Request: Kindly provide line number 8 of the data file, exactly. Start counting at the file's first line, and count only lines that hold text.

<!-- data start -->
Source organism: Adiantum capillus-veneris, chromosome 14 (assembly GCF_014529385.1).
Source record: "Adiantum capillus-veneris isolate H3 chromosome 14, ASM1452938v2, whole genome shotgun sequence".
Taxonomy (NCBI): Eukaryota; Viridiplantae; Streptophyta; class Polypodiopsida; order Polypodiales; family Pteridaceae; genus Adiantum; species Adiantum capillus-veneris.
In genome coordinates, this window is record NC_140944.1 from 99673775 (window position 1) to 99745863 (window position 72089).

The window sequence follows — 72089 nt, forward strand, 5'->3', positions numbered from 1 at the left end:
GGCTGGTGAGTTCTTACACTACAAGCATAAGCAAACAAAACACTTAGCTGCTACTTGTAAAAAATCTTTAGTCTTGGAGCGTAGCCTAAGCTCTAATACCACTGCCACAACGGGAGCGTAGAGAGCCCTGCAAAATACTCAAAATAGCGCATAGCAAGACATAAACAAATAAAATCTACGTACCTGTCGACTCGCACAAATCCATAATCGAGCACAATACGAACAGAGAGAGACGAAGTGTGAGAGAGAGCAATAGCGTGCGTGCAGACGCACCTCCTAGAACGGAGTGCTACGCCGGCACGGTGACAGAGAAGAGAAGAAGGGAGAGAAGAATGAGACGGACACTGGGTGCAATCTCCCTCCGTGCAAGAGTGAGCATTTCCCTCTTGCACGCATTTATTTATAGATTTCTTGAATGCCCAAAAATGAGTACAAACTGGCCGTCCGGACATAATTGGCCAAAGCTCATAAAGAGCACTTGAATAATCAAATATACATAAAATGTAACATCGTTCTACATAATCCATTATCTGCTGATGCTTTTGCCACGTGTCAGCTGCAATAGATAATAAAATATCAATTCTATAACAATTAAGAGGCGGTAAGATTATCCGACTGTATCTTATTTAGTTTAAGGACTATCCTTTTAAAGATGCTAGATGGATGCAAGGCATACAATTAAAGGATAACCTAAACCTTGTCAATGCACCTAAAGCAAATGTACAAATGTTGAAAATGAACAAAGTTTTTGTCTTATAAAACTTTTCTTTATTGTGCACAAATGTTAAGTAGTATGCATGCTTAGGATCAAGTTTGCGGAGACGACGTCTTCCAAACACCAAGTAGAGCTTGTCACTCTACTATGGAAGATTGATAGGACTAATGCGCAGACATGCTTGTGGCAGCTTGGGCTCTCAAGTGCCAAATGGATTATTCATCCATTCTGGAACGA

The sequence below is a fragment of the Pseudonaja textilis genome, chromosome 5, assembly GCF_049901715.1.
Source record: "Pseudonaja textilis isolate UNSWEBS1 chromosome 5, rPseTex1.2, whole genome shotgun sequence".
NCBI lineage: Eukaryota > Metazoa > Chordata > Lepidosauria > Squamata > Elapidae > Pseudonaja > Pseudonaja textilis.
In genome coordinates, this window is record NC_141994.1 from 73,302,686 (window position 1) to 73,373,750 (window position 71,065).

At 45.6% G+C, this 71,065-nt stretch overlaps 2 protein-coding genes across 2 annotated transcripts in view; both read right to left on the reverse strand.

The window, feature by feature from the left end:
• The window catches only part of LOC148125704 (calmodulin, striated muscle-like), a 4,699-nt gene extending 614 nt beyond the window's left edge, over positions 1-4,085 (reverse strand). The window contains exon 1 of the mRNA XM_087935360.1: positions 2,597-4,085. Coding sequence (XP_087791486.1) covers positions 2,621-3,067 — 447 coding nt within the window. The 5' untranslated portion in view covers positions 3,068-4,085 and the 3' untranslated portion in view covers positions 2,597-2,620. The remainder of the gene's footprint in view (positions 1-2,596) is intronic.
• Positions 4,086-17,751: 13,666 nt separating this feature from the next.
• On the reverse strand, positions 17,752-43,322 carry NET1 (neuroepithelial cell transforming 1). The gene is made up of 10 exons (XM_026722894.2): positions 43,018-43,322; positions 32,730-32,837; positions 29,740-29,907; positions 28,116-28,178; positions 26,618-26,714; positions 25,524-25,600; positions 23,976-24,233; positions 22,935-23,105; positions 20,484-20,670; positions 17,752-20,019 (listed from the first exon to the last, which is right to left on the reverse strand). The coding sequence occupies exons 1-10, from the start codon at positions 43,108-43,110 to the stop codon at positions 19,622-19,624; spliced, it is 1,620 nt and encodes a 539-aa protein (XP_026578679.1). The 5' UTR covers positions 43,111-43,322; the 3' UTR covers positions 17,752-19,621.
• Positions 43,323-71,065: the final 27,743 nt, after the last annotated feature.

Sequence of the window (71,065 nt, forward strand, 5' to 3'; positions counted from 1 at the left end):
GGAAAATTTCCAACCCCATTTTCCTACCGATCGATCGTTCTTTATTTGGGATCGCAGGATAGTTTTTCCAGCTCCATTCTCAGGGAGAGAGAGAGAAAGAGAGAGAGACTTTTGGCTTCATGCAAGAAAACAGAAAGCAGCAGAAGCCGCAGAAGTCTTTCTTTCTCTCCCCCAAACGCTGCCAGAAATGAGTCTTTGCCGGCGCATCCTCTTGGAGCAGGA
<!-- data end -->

Source record: "Pseudonaja textilis isolate UNSWEBS1 chromosome 5, rPseTex1.2, whole genome shotgun sequence".